Venezuela and the contract renegotiation cry

GUYANA has faced a territorial claim by Venezuela before and after Independence. It is a simple, naked power grab by a country that feels that it can easily succeed because it has an incomparable military arsenal.

What Guyana has done is to stop Venezuela by pursuing three paths – in integration among West Indian nations making sure Guyana would never be alone, and it has succeeded because it would be suicidal for CARICOM states to accept Venezuela’s aggression in Essequibo.

Secondly, Guyana has developed close trade and political relations within the global community that brings international protection just as how CARICOM brings regional solidarity. Thirdly, Guyana has been aware, since Independence, that because of Venezuela’s rapacity, geopolitical maneuvering has to be an integral part of Guyana’s foreign policy.
This geopolitical inevitability went into a strange direction under the presidency of Forbes Burnham but Burnham gambled and won. Burnham’s rejection of the traditional approach to post-colonial development put him at odds with Guyana’s traditional western partners who offered the best protection against Venezuela. But Burnham had no grey area to exploit.
The non-capitalist approach to development in Guyana meant that the trade and economic relations with the US had to be disrupted. The intricate trade, aid and financial arrangements with the West underwent profound changes with nationalization. There had to be international repercussions based on the new economics in Guyana.

The West, particularly, the US became confrontational. This had to have implications for the Venezuelan claim. Burnham then traded American protection for the immersion into the Non-Aligned Movement (NAM) which witnessed a massive elevation of Guyana’s stature in international relations.

Guyana had now cemented relations with powerful states like India, China, Russia, Egypt, Yugoslavia, the continent of Africa, while successfully preserving its intimate friendship with Brazil. In this scenario, even if Venezuela wanted to flex its muscle, it would not have been accepted during the height of NAM.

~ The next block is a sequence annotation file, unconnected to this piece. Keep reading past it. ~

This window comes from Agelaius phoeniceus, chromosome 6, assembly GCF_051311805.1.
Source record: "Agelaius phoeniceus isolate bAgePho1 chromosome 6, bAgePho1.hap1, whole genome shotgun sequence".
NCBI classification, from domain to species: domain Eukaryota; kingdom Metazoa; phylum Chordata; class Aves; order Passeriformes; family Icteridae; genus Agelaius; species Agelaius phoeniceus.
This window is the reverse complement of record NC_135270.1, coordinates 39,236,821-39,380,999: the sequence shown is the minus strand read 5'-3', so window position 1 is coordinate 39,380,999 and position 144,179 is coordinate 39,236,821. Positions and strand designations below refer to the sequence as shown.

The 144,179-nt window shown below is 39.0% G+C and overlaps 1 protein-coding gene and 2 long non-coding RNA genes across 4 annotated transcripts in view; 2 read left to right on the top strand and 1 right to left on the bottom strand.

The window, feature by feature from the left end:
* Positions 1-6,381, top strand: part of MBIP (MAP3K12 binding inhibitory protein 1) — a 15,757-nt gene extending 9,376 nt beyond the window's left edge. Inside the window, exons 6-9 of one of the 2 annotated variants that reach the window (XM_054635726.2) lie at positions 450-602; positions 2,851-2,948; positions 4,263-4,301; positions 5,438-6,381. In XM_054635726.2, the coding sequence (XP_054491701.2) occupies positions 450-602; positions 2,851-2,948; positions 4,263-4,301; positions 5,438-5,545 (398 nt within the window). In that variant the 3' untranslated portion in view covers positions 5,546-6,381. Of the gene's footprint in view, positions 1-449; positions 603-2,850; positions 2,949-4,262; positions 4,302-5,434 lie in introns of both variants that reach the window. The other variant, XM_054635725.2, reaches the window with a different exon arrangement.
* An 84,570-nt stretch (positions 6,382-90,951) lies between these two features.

With the advent of the Hoyte presidency in 1985, Guyana continued on the geopolitical chessboard. With the death of NAM, the demise of socialist economics in the Third World, the rise of WTO and the ubiquity of globalisation, Guyana returned to the fold of the West. It must be stressed in fairness to Burnham, he did not instigate the break with the West. It was the other way around.

Since Hoyte, passing through all the presidents up to Dr. Irfaan Ali, Guyana’s foreign policy recognition of its geopolitical fixture has served its purpose. The only time since 1985 when Guyana was being pressed to re-enact domestic radicalism which will lead it to depart from its geopolitical inevitability is the call for unilateral renegotiation of the ExxonMobil contract.
The NAM era is completely over. It may come again but that is not the reality in today’s world. If Burnham was alive, given the direction of international dialectics, Burnham would have frowned on unilateral demands on ExxonMobil. I have written a column on this dangerous yet comical demand for renegotiation. I made two points in that column.
One is that those who want renegotiation know not a thing about international relations. Secondly, the stuck record of renegotiation is manufactured by people who have an anti-PPP agenda. They are unable to come up with a cluster of issues which they can milk politically.

They believe that the ExxonMobil contract offers them the perfect platform to weaken the government. Please see my column of Sunday, July 30, 2023, “Who do the people trust in Guyana?” In terms of Guyana’s geopolitical arrangement, could this country have jeopardised its geopolitical base by breaking with ExxonMobil?
The answer is obvious. If the government had given in to the anti-oil lobby and Exxon had said that it thought the contract was a plausible one that benefits both parties, and a fight ensued, then, where would that have left us today with the insane threats coming from Venezuela?

The ignorance of the anti-oil lobby must now be exposed. Geography has placed Guyana next to a South American country that has crazy, territorial ambitions. Guyana has accepted its geographical location. It cannot do anything about that. What it has not accepted is that it has the capacity to confront trillion dollar companies and aggressive countries with large armies. This has been the reality of international relations hundreds of years ago.

Burnham’s bravo had an umbrella. It was named the Non-Aligned Movement. Guyana’s canopy is its ability to do what small countries have done since Thucydides wrote the first text on international relations -seek friendship within the international system to protect its sovereignty.

All our printed editions are available online
Subscribe to the Guyana Chronicle.
Sign up to receive news and updates.
We respect your privacy.